Downing Street said on Friday it had “high confidence” that Russia was planning to fabricate a reason for attacking Ukraine. Zagorodnyuk said the plot seemed “a bit exotic”, but added that Moscow had previously carried out similar “false flag” operations.

The latest US assessment was shared late last week with House and Senate representatives in closed briefings. Putin had not made a final decision to invade, US intelligence analysts indicated. But they pointed to satellite images and communications among Russian forces that showed Moscow was in a position to carry out the largest military operation on land in Europe since 1945.

From Thursday, Russia will stage major military exercises with Belarus, within striking distance of Kyiv. According to the Nato secretary general, Jens Stoltenberg, Russia has deployed 30,000 combat troops, elite Spetsnaz units, Su-35 fighter jets and S-400 missile defence systems.

In total, there are 135,000 Russian troops on Ukraine’s border. They are stationed close to the Donbas region in the east, where the Ukrainian army has fought a low-intensity conflict with pro-Moscow separatists for almost eight years.

Russia has moved troops into Crimea, in the south, which Putin annexed in 2014. Its forces have been positioned in a way that suggest Russia could invade from three sides, the US thinks.

US officials briefing on Saturday said 14 battalion tactical groups were on their way to the border from other parts of Russia. The US believes the Kremlin would want between 110 and 130 battalion tactical groups for use in a full-scale invasion, but also says Putin could decide on a more limited incursion.

Including support units, Russia could be aiming to have 150,000 troops in place for a full-blown military offensive, one US official said, adding that the buildup could reach that level in the next couple of weeks.

Hundreds of elite US troops were due to arrive in Poland on Sunday. The Biden administration is sending additional soldiers to Poland, Romania and Germany to bolster Nato’s eastern flank.

The Kremlin rubbished Washington’s latest briefing as “fake”. Dmitry Polyanskiy, Russia’s deputy ambassador to the United Nations, said it was “another masterpiece of US propaganda war”. “Unnamed officials, undisclosed sources, no evidence,” he tweeted, alongside the hashtag #KeepCalmAndBlameRussia.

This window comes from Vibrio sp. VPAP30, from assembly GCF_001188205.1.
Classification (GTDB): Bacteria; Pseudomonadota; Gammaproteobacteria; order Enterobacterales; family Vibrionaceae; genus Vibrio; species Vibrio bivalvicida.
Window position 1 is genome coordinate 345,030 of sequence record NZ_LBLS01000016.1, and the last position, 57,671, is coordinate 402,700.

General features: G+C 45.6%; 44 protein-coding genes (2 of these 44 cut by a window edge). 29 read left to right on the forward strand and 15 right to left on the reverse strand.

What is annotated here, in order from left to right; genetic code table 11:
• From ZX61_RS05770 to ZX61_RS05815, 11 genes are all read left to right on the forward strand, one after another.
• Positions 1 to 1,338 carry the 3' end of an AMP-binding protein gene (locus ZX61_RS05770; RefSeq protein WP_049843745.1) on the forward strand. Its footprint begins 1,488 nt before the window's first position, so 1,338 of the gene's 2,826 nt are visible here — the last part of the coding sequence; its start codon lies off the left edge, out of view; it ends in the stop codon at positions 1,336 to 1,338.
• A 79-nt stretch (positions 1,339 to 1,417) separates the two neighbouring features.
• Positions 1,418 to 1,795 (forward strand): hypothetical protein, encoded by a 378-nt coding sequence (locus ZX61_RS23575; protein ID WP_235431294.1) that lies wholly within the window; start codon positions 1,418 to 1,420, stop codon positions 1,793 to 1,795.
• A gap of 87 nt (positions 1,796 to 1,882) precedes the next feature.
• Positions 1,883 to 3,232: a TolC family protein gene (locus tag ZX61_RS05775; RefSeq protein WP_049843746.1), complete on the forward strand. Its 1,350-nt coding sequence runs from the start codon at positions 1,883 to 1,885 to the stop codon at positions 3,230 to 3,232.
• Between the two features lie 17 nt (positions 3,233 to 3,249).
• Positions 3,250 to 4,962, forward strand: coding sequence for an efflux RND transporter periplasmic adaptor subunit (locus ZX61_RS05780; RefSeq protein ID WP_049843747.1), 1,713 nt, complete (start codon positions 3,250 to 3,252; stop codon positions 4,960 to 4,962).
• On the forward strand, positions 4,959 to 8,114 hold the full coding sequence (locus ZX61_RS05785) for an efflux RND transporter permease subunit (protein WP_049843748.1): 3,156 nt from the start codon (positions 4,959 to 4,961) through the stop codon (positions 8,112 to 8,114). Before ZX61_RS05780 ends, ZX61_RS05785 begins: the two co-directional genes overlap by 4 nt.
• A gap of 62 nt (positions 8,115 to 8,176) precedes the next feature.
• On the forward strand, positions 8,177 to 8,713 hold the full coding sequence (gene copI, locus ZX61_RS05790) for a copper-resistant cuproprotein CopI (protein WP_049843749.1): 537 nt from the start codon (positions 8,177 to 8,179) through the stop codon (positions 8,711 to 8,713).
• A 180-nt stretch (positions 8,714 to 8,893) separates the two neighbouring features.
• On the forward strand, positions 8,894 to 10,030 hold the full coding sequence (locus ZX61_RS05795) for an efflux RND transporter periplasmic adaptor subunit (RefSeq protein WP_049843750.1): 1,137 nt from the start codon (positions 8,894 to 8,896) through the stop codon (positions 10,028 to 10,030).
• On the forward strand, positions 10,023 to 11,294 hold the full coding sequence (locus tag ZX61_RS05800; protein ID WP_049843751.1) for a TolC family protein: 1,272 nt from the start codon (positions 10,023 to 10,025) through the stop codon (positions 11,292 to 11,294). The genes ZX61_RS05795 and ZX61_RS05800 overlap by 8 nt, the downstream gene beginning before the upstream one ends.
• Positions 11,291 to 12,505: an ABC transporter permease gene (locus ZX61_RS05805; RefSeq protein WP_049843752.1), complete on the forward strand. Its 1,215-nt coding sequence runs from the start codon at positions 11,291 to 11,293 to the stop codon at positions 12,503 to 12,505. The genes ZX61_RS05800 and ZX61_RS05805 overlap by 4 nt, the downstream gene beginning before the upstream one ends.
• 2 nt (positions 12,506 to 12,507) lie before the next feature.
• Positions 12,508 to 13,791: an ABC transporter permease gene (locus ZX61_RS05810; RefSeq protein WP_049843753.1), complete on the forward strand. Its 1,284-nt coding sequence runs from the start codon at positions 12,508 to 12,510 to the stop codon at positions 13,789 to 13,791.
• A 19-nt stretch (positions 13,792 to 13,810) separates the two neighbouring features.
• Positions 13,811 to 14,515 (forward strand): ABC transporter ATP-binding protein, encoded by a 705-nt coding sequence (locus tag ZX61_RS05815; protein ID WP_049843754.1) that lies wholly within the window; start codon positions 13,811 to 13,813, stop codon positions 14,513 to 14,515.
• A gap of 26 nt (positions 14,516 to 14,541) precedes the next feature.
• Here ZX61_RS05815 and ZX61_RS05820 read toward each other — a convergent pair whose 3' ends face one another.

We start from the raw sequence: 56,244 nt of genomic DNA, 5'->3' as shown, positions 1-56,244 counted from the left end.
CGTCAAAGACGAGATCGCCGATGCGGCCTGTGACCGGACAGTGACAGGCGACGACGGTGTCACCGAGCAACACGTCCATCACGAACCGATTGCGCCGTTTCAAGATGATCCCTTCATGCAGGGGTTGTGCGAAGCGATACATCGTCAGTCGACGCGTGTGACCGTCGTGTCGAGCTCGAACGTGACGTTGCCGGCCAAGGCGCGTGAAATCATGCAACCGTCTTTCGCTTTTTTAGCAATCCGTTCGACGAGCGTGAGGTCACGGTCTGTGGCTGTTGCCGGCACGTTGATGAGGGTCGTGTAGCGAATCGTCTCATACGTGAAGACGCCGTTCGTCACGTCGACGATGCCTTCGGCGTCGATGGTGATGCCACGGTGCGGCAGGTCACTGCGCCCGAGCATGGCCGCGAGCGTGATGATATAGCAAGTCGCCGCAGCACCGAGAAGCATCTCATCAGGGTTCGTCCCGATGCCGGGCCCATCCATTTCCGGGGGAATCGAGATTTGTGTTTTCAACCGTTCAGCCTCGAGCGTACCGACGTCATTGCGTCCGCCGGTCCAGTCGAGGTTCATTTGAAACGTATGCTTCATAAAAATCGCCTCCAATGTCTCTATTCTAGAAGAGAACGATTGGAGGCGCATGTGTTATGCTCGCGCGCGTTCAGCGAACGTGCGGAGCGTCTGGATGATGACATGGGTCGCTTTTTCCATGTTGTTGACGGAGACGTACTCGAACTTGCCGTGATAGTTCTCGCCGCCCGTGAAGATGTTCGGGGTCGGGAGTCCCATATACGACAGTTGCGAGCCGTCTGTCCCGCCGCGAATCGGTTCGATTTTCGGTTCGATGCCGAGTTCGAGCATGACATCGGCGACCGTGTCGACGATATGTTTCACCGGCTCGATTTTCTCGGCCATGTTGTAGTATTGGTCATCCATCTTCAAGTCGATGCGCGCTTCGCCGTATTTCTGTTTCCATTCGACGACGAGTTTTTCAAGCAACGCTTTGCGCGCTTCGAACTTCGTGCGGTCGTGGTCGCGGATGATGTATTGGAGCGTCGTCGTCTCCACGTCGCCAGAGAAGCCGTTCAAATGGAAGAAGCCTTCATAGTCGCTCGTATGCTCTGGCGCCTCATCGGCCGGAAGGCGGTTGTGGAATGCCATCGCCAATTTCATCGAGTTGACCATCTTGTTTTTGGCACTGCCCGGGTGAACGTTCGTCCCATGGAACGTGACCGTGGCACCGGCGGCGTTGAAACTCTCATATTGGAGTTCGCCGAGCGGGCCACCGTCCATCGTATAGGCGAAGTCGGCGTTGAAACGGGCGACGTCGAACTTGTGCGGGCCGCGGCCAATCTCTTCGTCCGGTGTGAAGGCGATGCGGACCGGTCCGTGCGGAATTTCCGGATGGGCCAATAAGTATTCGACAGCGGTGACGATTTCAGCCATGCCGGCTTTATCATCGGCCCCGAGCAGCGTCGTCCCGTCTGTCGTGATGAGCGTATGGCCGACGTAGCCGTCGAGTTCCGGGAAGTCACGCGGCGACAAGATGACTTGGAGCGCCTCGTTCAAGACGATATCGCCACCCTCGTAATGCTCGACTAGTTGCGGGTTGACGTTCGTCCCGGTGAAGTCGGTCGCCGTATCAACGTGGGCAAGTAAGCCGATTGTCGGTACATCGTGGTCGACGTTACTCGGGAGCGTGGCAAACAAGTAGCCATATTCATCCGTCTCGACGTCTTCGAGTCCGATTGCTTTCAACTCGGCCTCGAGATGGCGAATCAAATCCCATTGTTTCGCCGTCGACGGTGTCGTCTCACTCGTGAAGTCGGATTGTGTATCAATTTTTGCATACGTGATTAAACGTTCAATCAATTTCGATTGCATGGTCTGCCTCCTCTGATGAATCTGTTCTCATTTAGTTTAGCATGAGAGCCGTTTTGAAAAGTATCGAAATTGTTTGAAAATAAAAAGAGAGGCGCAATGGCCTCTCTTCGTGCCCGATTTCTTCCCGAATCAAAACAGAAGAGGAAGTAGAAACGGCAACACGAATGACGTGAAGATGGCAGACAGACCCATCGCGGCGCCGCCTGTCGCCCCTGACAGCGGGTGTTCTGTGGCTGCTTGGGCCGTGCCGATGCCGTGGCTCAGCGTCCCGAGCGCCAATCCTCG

Ukraine’s embattled pro-western president, Volodymyr Zelenskiy, has sought to play down fears of invasion. His aide, Mykhailo Podolyak, said on Sunday the chances of a diplomatic solution to the crisis were “substantially higher” than a Russian attack.

Podolyak said Russia had been conducting large-scale troop rotations, manoeuvres and weapon deployments on a regular basis “to ensure constant massive psychological pressure” on Kyiv. “For our intelligence service and our armed forces, this Russian activity comes as absolutely no surprise,” he said.

Zelenskiy made Zagorodnyuk defence minister after winning a landslide election victory in 2019. Zagorodnyuk later left government and now runs a thinktank, the Centre for Defence Strategies. “Russia has increased its troop numbers in Belarus. They are getting ready for a potential invasion. The main concern I have is for Kyiv,” he said.

In Washington, efforts in Congress to impose economic punishment on Russia also appear to be growing. John Barrasso, the Republican ranking member of the Senate foreign relations committee, said on Sunday that it was clear that Putin alone would make the decision to invade.

“He is a predator. He’s going to see what it costs him and what he gets,” Barrasso told Fox News Sunday. “And if we put biting sanctions in place right now, without delay before an attack, financial as well as making sure Ukraine has the weapons that they need to defend themselves with first-class weapons, then that will make Putin think twice.”

Ben Cardin, a Democratic senator for Maryland and a senior committee member, said there were differences with Republicans over the content and timing of the sanctions package, but that he expected a bill to be presented to the House of Representatives soon.

“The bill is just about complete. We have a few issues we’re trying to resolve, but from a substance point of view, it will contain the strongest possible sanctions, including financial sanctions and personal sanctions,” he said.

The Guardian